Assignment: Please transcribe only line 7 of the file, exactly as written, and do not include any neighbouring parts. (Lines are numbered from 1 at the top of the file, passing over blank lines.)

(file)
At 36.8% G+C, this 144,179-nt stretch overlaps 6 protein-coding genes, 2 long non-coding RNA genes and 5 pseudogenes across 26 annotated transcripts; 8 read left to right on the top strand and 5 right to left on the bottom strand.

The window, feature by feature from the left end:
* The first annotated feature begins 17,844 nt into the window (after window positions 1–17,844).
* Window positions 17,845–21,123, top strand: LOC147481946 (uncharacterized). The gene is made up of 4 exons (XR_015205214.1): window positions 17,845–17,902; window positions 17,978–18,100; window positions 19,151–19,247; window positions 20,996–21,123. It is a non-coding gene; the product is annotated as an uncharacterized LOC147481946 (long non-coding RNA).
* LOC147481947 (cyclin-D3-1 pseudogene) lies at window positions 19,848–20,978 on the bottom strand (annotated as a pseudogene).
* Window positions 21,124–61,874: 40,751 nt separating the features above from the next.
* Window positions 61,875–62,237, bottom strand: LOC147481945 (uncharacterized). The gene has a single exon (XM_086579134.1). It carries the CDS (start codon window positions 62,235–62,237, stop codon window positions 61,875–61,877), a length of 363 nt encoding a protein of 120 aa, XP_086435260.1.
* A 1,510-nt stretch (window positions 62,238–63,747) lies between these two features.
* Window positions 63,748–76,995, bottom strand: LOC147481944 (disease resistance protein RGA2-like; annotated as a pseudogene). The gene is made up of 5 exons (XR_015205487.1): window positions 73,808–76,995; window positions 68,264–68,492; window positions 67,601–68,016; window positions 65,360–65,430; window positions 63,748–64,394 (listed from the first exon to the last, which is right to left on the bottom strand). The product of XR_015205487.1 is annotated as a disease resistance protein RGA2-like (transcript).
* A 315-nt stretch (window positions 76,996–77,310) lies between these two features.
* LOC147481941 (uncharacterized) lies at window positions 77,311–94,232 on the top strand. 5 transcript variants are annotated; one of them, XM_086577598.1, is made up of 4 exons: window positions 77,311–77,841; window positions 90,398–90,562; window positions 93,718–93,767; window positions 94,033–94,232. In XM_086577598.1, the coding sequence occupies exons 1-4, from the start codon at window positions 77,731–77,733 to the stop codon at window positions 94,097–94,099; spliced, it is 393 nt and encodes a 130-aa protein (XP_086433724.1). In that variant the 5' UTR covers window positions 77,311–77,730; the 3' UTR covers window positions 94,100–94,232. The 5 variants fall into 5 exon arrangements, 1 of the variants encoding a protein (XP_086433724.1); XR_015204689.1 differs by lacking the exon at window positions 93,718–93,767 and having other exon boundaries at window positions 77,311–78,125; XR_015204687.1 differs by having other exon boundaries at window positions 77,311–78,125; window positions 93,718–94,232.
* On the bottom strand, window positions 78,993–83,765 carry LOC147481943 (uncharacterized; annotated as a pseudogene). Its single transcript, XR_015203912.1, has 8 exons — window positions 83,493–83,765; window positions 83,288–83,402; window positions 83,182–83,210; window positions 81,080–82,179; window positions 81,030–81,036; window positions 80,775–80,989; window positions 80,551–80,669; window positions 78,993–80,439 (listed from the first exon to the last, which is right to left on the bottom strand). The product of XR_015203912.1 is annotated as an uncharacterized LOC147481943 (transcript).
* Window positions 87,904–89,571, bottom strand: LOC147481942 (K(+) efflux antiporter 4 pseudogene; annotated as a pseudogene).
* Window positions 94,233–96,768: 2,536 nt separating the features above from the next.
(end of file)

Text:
* Window positions 61,875–62,237, bottom strand: LOC147481945 (uncharacterized). The gene has a single exon (XM_086579134.1). It carries the CDS (start codon window positions 62,235–62,237, stop codon window positions 61,875–61,877), a length of 363 nt encoding a protein of 120 aa, XP_086435260.1.